EMERGENCIESCOVID-19

Blog

Appendicitis Symptoms, Treatment, and Recovery

Appendicitis Symptoms, Treatment, and Recovery

Most of your body’s organs have well-known uses, but that’s not the case with the appendix. Some believe that your body stores good bacteria inside it to lessen the severity of gastrointestinal illness, however that’s just a theory at this point. One area in which medical experts do agree on when it comes to appendicitis is the serious nature. If left untreated, it can be fatal, so it’s essential to know the signs and symptoms to help determine when to call 911 or go to the ER.

Appendicitis Symptoms
Most of the time, symptoms appear suddenly. Then they continue to get worse until becoming unbearable. Some of the symptoms include:

  • Severe abdominal pain that starts or travels to the lower, right-hand side of the stomach
  • Pain that intensifies when moving, inhaling, coughing, or sneezing
  • Constipation or diarrhea
  • Lack of appetite
  • Fever below 100 degrees Fahrenheit
  • Nausea
  • Vomiting
  • Unable to pass gas

Complications of a Ruptured Appendix
Your appendix can rupture as soon as 48 hours after your first symptom appears. Unfortunately, a ruptured appendix can create severe, life-threatening complications.

You’re at risk for an appendicular abscess if it ruptures. If that happens, you’ll need a drainage tube to remove the fluid before a surgeon can remove your appendix. At the same time, your physician will likely prescribe antibiotics to attack the dangerous infection.
Peritonitis is also a possible complication. This abdominal infection can quickly spread through the abdomen, putting your life at risk. Your medical team will need to prepare you for surgery to remove the ruptured organ and address the infection.

Finally, you could develop sepsis if the infection reaches your bloodstream. This can impact numerous organs and can be fatal. You’ll need to stay in the hospital while receiving treatment for this.

Diagnosing Appendicitis at the ER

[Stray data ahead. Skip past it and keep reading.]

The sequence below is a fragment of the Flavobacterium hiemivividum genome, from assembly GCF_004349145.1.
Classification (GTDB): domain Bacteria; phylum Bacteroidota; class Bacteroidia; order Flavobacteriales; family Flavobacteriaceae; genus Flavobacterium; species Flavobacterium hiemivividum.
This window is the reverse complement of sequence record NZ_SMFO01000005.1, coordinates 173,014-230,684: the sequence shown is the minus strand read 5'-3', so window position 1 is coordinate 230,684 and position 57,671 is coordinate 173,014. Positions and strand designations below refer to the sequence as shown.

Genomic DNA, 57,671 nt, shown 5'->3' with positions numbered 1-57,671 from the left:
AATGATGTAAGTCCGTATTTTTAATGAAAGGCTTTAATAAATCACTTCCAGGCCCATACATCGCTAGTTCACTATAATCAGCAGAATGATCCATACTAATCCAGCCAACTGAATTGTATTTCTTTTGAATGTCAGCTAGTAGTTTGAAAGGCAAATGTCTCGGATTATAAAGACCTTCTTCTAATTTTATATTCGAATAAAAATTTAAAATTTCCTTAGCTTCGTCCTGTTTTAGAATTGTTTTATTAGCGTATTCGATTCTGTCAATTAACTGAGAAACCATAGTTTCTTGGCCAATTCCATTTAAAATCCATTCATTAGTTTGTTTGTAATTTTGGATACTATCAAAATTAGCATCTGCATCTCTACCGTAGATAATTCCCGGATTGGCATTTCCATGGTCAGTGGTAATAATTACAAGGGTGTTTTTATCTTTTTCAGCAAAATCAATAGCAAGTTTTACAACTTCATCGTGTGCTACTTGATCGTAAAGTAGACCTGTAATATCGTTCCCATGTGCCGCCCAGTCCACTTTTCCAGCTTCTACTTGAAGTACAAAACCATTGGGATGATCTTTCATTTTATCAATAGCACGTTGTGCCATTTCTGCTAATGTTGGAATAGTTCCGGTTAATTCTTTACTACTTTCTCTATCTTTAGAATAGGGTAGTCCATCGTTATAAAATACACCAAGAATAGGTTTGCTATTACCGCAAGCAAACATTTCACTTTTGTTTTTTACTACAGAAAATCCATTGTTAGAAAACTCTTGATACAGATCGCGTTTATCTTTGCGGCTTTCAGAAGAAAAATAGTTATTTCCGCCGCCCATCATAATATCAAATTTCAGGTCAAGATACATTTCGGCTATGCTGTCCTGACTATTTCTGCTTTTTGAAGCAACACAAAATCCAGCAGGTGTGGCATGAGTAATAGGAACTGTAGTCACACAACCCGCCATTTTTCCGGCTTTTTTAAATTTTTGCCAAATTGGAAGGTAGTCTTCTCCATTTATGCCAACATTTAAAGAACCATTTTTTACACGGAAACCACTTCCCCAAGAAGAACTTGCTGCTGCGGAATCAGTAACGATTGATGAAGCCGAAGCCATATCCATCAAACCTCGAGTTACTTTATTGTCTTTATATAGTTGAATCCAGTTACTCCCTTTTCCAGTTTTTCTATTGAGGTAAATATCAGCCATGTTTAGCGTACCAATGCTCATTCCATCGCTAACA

After arriving at the emergency room, you’ll go over your symptoms and undergo a physical exam. Additionally, your doctor will use diagnostic testing to confirm or rule out the condition. This can include a CT scan, MRI, or ultrasound. You also might need a blood test so the doctor can determine if you’re also dealing with an infection.

Treating Appendicitis
Unfortunately, taking medicine isn’t enough to treat appendicitis. Instead, you need to have the organ removed to avoid life-threatening complications. If your appendix isn’t ruptured, the surgeon might recommend laparoscopic surgery. However, open surgery is needed to address a ruptured appendix.
While surgery is the main course of treatment, antibiotics are often required. This might include IV antibiotics before undergoing the surgical procedure.

Recovering After Surgery
You’ll start down the road to recovery after removing your appendix. However, you’ll need to take it easy while your body heals. Your surgeon will go over the specific after-care instructions. It usually takes one to three weeks to recover fully after laparoscopic surgery, but recovery from open surgery may take four weeks.

Get Life-Saving Treatment at ShorePoint Health Emergency and Urgent Care
With our ER and urgent care facility in Cape Coral, ShorePoint Health Emergency and Urgent Care can treat everything from stomach pain to a ruptured appendix. If you have any symptoms, head to our facility or call 911 immediately. Our team will take fast action to diagnose you, and then we will begin treatment. Prompt treatment is the key to avoiding severe, life-threatening complications, so don’t delay.